Words of Advice:

"Never Feel Sorry For Anyone Who Owns an Airplane."-- Tina Marie

If Something Seems To Be Too Good To Be True, It's Best To Shoot It, Just In Case." -- Fiona Glenanne

Flying the Airplane is More Important than Radioing Your Plight to a Person on the Ground
Who is Incapable of Understanding or Doing Anything About It.
" -- Unknown

"There seems to be almost no problem that Congress cannot, by diligent efforts and careful legislative drafting, make ten times worse." -- Me

"What the hell is an `Aluminum Falcon'?" -- Emperor Palpatine

"Eck!" -- George the Cat

Tuesday, April 5, 2016

Coonfingering; Gunnie Edition

This is a Sauer 38H, in .32 ACP:

It's in an apparently military-issue flap holster, complete with a second magazine:

The magazines are serial-numbered to the gun.

The gun has a concealed-hammer DA/SA type action. The lever above the magazine release is a decocker, which functions just like a modern Sig, at least on decocking. But unlike modern guns, the 38H's decocker also functions as a cocker: Pushing it down on an uncocked gun will cock the hammer. (It's probably best to not use it, as obtaining replacement springs and parts is problematical.) Like a PPK, there is no slide release. Unlike a PPK or modern guns, there is no slide-locking mechanism.

The original guns didn't have a safety, but the Luftwaffe wanted one, so like any other good government contractor, Sauer added one. It could be because the Luftwaffe issued them to paratroopers and the safety was added protection from an accidental discharge in a hard landing. Apparently, German paratroopers jumped with their long guns in separate equipment canisters; the 38H (and other handguns) gave them a weapon to jump with.

The lever at the top of the trigger guard is for disassembly. Pull down on it; it functions like pulling down on the trigger guard of a PPK:

After you do that, it field-strips in the exact same way as a PPK. The bore is bright and sharp.

The internal markings of the slide match the serial number. On the front web of the trigger guard, there is an "eagle c" acceptance stamp.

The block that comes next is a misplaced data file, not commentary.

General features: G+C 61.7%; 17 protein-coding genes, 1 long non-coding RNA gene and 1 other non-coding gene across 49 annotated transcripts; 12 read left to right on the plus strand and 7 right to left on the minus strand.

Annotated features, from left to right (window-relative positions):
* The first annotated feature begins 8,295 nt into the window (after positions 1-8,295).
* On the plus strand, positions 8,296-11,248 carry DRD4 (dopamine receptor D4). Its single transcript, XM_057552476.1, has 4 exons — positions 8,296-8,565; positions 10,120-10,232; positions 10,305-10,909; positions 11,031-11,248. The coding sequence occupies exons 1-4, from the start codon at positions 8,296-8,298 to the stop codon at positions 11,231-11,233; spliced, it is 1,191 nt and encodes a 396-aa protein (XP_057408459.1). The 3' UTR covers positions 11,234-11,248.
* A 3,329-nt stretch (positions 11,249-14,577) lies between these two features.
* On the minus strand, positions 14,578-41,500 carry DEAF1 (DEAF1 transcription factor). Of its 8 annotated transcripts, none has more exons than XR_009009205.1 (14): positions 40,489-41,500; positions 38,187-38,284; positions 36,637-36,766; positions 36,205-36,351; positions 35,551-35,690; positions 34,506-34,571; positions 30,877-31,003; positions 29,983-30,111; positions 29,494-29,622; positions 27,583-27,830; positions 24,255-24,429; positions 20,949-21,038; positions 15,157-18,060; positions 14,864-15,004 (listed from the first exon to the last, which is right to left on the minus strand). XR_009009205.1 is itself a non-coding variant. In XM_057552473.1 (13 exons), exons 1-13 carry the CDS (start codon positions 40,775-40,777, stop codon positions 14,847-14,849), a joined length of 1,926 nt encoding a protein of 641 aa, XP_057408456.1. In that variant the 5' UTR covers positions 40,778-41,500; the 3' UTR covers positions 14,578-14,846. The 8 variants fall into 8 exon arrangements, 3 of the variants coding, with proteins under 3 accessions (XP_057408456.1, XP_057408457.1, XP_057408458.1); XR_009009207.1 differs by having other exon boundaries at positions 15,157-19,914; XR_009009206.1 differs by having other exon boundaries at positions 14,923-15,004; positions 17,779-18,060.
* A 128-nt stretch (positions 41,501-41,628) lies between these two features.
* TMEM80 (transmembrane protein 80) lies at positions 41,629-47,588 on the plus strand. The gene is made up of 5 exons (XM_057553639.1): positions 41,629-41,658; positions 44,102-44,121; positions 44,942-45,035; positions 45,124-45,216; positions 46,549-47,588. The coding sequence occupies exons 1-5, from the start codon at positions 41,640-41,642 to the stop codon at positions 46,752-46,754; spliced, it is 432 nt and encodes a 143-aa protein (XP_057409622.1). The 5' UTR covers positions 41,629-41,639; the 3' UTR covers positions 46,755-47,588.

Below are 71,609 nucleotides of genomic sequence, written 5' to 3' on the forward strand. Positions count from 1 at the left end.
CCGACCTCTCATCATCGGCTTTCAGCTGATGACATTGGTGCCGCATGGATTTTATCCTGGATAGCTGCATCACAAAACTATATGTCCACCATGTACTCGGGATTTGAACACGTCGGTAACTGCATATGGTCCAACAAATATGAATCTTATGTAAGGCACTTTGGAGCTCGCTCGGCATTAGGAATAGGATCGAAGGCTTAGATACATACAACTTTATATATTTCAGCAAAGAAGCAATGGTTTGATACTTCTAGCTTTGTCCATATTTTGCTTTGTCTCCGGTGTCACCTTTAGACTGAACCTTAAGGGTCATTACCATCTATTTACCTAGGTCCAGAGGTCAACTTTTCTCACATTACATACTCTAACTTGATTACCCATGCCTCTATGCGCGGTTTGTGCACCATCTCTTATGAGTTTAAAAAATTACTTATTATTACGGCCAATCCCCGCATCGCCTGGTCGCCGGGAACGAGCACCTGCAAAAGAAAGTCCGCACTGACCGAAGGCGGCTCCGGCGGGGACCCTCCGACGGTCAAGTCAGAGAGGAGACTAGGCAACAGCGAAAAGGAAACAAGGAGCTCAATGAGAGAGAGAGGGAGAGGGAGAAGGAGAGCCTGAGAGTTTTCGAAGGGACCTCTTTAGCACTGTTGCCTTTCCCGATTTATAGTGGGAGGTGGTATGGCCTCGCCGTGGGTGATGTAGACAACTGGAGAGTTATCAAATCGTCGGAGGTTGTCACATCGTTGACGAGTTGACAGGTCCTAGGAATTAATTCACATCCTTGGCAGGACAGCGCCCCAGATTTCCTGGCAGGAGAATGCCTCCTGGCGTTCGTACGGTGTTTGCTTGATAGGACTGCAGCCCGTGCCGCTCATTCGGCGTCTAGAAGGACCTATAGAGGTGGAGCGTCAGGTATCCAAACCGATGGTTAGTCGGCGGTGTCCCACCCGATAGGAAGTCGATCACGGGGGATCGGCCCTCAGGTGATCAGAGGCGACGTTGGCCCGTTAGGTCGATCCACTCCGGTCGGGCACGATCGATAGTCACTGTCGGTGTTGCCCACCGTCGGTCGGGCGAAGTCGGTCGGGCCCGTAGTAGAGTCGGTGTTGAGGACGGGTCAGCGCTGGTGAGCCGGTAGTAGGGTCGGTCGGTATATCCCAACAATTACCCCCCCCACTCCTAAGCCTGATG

The safety and the acceptance marking would hint at the gun being of post-1940 manufacture, but not terribly much later.

The "c" marking indicates that the gun was destined for police use. The holster apparently is of Luftwaffe-type, as it seems that the Reich cops used black leather holsters.

There are no import markings of any kind. Interarms brought in a bunch after the war and pre-68; those apparently are marked "7.62mm" on the right side of the slide. This one isn't so marked. It may have been a "GI-bring back", but there is no way I know of to tell that.

I hope to be able to take it to the range, after applying a little bit of lubrication.

UPDATE: Range report.


Old NFO said...

Nice 'find' there!

Murphy's Law said...

Nice. I like it.

Robert Bowen said...

I've got one of those. My father, US Army Officer, got it out of a warehouse for my mother's personal protection when we went to Germany in 1949 for occupation duty. I was an infant. I inherited it along with his 1911.
The original grips were bakelite and if these are original they are extremely fragile. I have replaced mine. You can find them online.
It has a distressing way of every once in a while not fully ejecting a spent shell. I have a suspicion that the .32 Automatic ammunition that I can get is not quite the same as was available in 1938.
Its a sweet little pistol, enjoy.
It was also issued to the Gestapo.

Will said...

Those paratroopers had enough trouble just getting themselves down to ground. The risers are not controllable, as they are mounted behind the jumper, and not reachable. Odd system.

Found a page that details it: